Grant Maloy Smith

Tuesday, February 13, 2024 · 0 min read

What Is ADC Converter (Analog-to-Digital Converter)?

In this article we will review what A/D converter (ADC) is and what are major types in use today, describing each with enough detail that you will:

  • See the basic technology of each type of ADC

  • Learn about the key ADC features and capabilities

  • Understand which ADC types work best for today’s applications

  • Find out which two major ADC types Dewesoft has selected, and why

Are you ready to get started? Let’s go!

What is an ADC (analog-to-digital converter)?

The analog-to-digital converter (ADC) is one of the fundamental building blocks of modern data acquisition systems (aka DAQ or DAS systems). These systems are comprised of the following basic components:

  • Sensors

  • Signal Conditioning

  • Analog-to-Digital Converter (ADC) (this article)

  • And some sort of computer with DAQ software for signal logging and analysis.

ADC converters play a big role in modern digital data acquisition systems.

Learn more about data acquisition:

What do ADC converters do?

The main purpose of the A/D converters within a data acquisition system is to convert conditioned analog signals into a stream of digital data so that the data acquisition system can process them for display, storage, and analysis.

ADC converter takes an analog signal and converts it into the digital domain

Read also:

Main types of ADC converters

Although there are really five major types of ADCs today, in the modern DAQ world, it really comes down to two of them: 

  • successive approximation and

  • delta-sigma. 

The other types are perfectly fine but are better suited to non-DAQ applications. For example, dual-slope ADCs are quite slow and are thus found mostly in handheld voltmeters.

And then there are flash ADCs that offer extremely high sample rates but amplitude axis resolution that is too low for DAQ applications. Pipeline converter ADCs is an approach that uses multiple flash converters to enhance amplitude axis resolution but they are still limited in that area.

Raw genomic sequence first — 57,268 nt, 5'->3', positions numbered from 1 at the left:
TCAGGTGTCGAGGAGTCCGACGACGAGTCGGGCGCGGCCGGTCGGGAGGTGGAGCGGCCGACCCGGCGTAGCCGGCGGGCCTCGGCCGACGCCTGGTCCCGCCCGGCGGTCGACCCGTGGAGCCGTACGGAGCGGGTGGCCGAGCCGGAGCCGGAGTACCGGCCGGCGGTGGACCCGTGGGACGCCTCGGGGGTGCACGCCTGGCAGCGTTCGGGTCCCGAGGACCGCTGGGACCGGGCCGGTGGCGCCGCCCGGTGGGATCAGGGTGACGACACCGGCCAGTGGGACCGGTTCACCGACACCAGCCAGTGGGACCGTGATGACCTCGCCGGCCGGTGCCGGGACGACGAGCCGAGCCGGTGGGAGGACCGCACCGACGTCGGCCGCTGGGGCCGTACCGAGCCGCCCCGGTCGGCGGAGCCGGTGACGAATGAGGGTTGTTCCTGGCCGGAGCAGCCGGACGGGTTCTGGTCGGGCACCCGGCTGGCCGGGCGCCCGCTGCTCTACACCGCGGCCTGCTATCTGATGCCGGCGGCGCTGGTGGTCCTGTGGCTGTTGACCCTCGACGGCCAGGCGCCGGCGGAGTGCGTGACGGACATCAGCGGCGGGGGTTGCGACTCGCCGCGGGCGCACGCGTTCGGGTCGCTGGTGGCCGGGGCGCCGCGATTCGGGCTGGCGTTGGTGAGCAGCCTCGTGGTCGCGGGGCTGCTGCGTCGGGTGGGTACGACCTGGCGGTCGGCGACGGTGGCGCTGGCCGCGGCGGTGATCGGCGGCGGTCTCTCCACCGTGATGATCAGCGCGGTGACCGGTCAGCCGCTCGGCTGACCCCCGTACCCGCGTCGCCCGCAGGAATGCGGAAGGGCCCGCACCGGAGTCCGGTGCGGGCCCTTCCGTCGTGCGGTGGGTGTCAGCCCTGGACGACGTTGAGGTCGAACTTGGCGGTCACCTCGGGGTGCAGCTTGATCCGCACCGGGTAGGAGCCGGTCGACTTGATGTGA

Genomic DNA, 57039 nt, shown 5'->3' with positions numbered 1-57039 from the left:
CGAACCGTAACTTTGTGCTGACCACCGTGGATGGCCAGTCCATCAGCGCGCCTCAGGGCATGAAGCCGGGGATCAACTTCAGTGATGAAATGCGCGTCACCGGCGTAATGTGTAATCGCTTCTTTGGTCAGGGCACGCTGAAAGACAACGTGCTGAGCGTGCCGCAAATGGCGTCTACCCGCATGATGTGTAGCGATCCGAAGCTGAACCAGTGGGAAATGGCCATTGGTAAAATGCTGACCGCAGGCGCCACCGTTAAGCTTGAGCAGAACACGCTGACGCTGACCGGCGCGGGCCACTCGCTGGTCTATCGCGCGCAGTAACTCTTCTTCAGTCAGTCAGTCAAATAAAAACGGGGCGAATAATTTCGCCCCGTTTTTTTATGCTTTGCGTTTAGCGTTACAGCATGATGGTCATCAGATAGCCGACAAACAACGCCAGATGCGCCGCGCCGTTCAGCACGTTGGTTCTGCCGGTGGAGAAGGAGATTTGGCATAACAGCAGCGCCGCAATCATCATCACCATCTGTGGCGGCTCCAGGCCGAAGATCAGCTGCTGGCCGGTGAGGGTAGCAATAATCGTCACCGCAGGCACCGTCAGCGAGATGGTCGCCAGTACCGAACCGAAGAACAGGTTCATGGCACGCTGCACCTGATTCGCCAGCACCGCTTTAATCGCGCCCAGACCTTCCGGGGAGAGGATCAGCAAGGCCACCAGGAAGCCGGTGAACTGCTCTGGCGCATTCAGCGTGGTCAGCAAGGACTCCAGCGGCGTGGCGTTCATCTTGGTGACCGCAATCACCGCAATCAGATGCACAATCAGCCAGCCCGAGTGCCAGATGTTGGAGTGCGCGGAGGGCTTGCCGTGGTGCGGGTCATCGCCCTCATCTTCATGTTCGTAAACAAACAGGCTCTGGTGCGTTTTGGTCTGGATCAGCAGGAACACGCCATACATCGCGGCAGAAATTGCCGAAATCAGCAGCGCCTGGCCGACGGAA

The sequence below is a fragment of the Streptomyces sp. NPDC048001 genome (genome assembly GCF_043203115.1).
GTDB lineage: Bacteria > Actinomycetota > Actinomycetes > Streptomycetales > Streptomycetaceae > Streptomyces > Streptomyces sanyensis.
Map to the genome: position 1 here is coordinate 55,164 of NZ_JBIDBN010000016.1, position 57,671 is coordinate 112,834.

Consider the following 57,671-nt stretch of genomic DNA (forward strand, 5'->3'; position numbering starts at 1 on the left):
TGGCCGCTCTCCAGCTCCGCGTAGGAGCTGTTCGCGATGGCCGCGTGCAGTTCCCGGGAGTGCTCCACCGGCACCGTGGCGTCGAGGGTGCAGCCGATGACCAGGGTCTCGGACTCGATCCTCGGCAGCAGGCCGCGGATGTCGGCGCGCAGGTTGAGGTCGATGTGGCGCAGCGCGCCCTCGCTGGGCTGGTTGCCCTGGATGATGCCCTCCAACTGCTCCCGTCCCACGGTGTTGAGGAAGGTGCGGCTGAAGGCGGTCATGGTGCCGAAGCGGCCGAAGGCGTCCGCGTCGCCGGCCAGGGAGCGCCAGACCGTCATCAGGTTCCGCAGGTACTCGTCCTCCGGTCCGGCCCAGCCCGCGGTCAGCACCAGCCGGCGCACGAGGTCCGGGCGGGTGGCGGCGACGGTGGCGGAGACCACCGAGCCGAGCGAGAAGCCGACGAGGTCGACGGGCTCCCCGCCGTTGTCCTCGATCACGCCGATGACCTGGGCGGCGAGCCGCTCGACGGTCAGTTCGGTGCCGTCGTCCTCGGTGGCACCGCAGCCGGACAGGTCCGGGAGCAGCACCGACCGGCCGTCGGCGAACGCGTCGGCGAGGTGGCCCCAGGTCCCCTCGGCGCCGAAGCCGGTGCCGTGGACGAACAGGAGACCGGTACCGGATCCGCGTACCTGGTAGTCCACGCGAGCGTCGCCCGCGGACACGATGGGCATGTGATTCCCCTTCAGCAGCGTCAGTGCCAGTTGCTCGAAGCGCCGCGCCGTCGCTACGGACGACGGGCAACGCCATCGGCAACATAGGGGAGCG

Comparison of major ADC types

ADC Type ProsConsMax ResolutionMax Sample Rate
Dual SlopeInexpensiveLow speed20 bits100 Hz
FlashVery fastLow bit resolution12 bits10 GHz
PipelineVery fastLimited resolution16 bits1 GHz
SARGood speed/resolution ratioNo inherent anti-aliasing protection18 bits10 MHz
Delta-sigma (ΔΣ)High dynamic performance, inherent anti-aliasing protectionHysteresis on unnatural signals32 bits1 MHz

So again, the DAQ world has settled on SAR (successive approximation) ADCs and delta-sigma (ΔΣ) ADCs. Each has its own advantages and disadvantages and thus suitability for certain applications. Below, we will look at how each ADC works and compare them.

Learn more:

Successive approximation ADCs (SAR)

The “bread and butter” ADC of the DAQ world is the SAR analog-to-digital converter. It offers an excellent balance of speed and resolution and handles a wide variety of signals with excellent fidelity. 

It’s been around for a long time, therefore SAR designs are stable and reliable, and the chips are relatively inexpensive. They can be configured for both low-end A/D cards, where a single ADC chip is “shared” by multiple input channels (multiplexed A/D boards), or in configurations where each input channel has its own ADC for true simultaneous sampling. 

Typical SAR block diagram

The analog input of most ADCs is 5V, which is why nearly all signal conditioning front-ends provide a conditioned output that is the same. The typical SAR ADC uses a sample-and-hold circuit that takes in the conditioned analog voltage from the signal conditioning front-end.

An onboard DAC creates an analog reference voltage equal to the digital code output of the sample and holds a circuit. Both of these are fed into a comparator which sends the result of the comparison to the SAR. This process continues for “n” successive times, with “n” being the bit resolution of the ADC itself, until the closest value to the actual signal is found.

SAR ADCs do not have any inherent anti-aliasing filtering (AAF), so unless this is added before the ADC by the DAQ system, if the engineer selects too low of a sample rate, false signals (aka “aliases”) will be digitized by the SAR ADC. Aliasing is particularly problematic because it is impossible to correct it after digitization. 

There is no way to fix it with software. It must be prevented either by always sampling faster than the Nyquist frequency of all input signals or by filtering the signals before and within the ADC.